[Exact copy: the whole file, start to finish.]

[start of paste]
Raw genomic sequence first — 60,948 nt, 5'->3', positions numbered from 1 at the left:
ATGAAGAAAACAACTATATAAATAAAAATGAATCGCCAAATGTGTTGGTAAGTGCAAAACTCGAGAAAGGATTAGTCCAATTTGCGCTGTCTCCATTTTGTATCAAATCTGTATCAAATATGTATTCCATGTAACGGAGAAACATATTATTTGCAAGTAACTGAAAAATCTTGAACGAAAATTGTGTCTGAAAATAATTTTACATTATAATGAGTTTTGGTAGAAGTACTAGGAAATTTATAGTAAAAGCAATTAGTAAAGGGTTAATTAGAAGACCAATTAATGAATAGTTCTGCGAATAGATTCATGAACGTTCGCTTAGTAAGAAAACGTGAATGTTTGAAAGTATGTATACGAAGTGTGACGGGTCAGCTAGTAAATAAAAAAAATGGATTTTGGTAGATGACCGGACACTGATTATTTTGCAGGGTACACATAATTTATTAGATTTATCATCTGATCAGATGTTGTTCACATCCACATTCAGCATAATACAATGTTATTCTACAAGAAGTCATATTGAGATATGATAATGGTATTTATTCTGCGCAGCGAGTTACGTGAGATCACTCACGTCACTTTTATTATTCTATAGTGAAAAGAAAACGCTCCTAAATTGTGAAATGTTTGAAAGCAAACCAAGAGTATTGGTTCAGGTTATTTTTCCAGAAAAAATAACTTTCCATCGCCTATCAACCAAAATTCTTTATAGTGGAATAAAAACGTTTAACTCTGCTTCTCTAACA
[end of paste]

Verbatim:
Raw genomic sequence first — 60,948 nt, 5'->3', positions numbered from 1 at the left:
ATGAAGAAAACAACTATATAAATAAAAATGAATCGCCAAATGTGTTGGTAAGTGCAAAACTCGAGAAAGGATTAGTCCAATTTGCGCTGTCTCCATTTTGTATCAAATCTGTATCAAATATGTATTCCATGTAACGGAGAAACATATTATTTGCAAGTAACTGAAAAATCTTGAACGAAAATTGTGTCTGAAAATAATTTTACATTATAATGAGTTTTGGTAGAAGTACTAGGAAATTTATAGTAAAAGCAATTAGTAAAGGGTTAATTAGAAGACCAATTAATGAATAGTTCTGCGAATAGATTCATGAACGTTCGCTTAGTAAGAAAACGTGAATGTTTGAAAGTATGTATACGAAGTGTGACGGGTCAGCTAGTAAATAAAAAAAATGGATTTTGGTAGATGACCGGACACTGATTATTTTGCAGGGTACACATAATTTATTAGATTTATCATCTGATCAGATGTTGTTCACATCCACATTCAGCATAATACAATGTTATTCTACAAGAAGTCATATTGAGATATGATAATGGTATTTATTCTGCGCAGCGAGTTACGTGAGATCACTCACGTCACTTTTATTATTCTATAGTGAAAAGAAAACGCTCCTAAATTGTGAAATGTTTGAAAGCAAACCAAGAGTATTGGTTCAGGTTATTTTTCCAGAAAAAATAACTTTCCATCGCCTATCAACCAAAATTCTTTATAGTGGAATAAAAACGTTTAACTCTGCTTCTCTAACA